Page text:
Maine Magazine Columnist Struggles to Find Perfect, Patronizing Way to Describe Small Town

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Portland — After spending 48 hours in a small, coastal community, writer Thomas Snead is at a loss to find the exact words to encompass his preconceived notion of what the town should be.

Snead visited the community to sample one of its up-and-coming restaurants, but wants to make sure people reading his column know he briefly acknowledged the people with deep familial roots by reducing them to scenery in his story about the culinary charms of this small town.

“I noticed someone was at the post office,” Snead said, so he wrote the town post office serves not only as a place for packages and letters, but also “a place to discuss the weather, talk about sports, and catch up on the latest gossip.”

“Turns out writers have described where locals hang out as ‘a place to discuss the weather, talk about sports, and catch up on the latest gossip’ thousands of times.”

The difficulty for Snead is coming up with a new and inventive way to acknowledge the existence of the other 99% of people who inhabit the town on which he’s reporting.

“Sometimes we just see three or four people talking at a photographically interesting spot and just call it the ‘local gathering spot.'”

When asked if he’s worried about mislabeling a town and its residents, Snead says he isn’t too concerned.

“Half those people probably can’t even read anyway,” he said.

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6 thoughts on “Maine Magazine Columnist Struggles to Find Perfect, Patronizing Way to Describe Small Town”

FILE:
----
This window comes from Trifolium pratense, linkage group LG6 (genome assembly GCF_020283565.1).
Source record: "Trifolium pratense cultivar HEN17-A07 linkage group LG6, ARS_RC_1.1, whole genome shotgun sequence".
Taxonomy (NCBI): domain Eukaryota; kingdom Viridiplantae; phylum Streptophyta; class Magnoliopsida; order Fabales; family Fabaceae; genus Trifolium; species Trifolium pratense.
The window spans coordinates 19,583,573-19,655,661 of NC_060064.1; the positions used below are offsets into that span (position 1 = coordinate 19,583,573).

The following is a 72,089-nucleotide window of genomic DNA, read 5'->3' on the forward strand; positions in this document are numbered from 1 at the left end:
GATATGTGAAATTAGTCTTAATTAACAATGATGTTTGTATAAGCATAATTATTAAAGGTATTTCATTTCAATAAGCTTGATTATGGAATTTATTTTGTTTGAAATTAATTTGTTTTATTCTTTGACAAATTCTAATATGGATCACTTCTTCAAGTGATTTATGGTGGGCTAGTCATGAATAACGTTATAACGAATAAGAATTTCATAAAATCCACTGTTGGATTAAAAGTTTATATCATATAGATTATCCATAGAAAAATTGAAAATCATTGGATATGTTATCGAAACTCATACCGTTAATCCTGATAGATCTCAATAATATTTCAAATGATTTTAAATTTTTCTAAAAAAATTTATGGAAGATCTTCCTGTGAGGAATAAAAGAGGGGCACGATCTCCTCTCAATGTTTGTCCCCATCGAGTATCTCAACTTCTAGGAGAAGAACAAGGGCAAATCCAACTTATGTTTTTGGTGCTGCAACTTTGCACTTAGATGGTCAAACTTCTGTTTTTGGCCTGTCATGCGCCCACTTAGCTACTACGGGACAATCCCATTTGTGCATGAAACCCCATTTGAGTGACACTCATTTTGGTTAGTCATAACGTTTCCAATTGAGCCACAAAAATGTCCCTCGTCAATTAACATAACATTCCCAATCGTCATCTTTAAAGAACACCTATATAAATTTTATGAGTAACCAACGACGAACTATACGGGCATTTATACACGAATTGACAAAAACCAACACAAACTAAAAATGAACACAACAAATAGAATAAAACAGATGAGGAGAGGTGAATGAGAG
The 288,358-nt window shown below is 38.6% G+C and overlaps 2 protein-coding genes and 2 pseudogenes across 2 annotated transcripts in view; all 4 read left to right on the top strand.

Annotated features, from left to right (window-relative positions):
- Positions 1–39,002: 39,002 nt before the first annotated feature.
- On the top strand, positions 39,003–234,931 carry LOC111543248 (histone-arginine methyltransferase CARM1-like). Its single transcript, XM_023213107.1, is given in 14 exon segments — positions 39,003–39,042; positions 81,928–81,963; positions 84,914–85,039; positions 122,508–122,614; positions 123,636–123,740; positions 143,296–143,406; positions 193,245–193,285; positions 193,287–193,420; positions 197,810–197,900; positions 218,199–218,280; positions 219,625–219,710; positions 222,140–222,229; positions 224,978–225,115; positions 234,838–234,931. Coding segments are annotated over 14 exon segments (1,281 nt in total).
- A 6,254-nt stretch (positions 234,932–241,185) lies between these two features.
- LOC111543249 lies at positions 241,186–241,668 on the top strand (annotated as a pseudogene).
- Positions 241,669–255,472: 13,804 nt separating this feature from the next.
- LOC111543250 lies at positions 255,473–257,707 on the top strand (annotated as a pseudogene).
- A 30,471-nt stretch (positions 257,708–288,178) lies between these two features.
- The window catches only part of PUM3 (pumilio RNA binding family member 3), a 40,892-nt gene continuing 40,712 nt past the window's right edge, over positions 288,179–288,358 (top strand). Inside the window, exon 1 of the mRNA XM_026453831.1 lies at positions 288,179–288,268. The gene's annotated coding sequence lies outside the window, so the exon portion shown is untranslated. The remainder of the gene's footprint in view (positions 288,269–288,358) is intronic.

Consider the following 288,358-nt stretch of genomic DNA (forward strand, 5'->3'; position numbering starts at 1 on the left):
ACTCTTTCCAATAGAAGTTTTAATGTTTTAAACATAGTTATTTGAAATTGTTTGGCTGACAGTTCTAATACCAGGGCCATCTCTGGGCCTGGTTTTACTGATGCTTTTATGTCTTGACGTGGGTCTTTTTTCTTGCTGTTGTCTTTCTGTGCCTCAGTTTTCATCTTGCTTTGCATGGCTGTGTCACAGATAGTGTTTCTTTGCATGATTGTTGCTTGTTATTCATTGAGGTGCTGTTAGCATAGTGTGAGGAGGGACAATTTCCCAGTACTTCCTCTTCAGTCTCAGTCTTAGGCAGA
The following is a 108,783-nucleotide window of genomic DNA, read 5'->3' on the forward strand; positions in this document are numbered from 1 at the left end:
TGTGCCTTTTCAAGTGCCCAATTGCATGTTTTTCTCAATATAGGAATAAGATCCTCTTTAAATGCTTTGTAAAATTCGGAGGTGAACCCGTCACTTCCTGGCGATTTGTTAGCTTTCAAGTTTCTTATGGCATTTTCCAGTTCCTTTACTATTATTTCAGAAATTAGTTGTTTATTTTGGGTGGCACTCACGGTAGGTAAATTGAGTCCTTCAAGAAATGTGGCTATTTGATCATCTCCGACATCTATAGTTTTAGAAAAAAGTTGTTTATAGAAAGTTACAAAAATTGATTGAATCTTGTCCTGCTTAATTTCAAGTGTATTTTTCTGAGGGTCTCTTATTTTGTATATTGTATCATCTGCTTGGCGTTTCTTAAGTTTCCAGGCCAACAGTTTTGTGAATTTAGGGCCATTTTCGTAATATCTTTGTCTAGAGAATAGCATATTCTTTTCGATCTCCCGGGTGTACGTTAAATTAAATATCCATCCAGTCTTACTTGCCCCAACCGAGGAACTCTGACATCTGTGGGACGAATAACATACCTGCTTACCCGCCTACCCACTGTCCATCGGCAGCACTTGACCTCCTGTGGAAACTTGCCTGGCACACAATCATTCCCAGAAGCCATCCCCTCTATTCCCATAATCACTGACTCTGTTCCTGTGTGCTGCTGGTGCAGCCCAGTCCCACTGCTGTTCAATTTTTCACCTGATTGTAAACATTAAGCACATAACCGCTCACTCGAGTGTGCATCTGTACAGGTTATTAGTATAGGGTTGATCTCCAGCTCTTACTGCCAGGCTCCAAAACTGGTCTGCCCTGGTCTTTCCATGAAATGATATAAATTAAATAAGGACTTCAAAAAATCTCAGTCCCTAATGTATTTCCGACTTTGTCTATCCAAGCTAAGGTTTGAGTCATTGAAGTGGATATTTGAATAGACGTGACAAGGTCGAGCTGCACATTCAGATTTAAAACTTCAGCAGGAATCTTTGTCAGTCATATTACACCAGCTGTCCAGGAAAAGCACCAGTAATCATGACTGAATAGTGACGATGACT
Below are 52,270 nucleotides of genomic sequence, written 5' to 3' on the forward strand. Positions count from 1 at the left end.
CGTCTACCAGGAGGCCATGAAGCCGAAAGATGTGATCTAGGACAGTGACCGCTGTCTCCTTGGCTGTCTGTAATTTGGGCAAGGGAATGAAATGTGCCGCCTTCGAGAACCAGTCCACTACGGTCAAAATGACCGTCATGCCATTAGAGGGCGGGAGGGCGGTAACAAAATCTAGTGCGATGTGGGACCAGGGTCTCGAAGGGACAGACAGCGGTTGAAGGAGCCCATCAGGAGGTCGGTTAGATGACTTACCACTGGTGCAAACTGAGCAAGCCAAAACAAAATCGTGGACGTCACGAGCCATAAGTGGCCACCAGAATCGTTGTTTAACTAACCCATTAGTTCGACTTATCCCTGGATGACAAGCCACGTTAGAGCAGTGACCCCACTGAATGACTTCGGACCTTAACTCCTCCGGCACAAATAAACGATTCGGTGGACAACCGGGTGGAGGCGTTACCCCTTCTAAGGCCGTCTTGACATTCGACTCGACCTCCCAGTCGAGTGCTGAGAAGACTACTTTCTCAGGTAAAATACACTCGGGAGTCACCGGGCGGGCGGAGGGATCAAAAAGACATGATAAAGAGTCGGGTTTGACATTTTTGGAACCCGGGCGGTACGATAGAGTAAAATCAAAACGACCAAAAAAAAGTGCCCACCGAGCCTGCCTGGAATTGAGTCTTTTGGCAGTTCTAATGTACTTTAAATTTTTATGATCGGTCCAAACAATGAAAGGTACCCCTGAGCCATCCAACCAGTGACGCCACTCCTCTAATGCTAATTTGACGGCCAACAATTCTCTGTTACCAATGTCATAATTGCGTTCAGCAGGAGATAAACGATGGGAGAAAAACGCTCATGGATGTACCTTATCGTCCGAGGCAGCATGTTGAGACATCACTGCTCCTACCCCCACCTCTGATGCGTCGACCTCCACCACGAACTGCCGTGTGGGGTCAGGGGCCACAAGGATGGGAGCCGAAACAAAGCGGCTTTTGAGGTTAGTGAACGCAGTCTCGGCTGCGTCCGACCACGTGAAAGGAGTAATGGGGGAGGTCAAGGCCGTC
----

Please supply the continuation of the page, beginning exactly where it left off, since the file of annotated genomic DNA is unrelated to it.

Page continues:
1. Maine Magazine is ANYTHING but accurate. Just a bunch a hipsters in tight jeans standing around ‘goat boy’ playing a mandolin at a wine sipping fundraiser organized by a falcon-faced woman with tall leather boots. Puke me out!

  2. Half can’t read, half convince the others they can read all while playing trivial pursuit and pulling off the best joke ever!!!!

  3. My mother grow up on North Haven. When she married she moved to Chicago. People constantly asking “Where’s North Haven, Maine? People in the cities supposely better schools would always comment on how substandard the education must of been on such a “small remote island”. Mom’s reply, “Well everyone in North Haven knows where Chicago is, but nobody in Chicago knows where North Haven, Maine is”

  4. Maine Magazine’s website says, “We take the time to profile the people of the state who are using their creativity and ingenuity to propel Maine forward.” So then, just call them all propellers!

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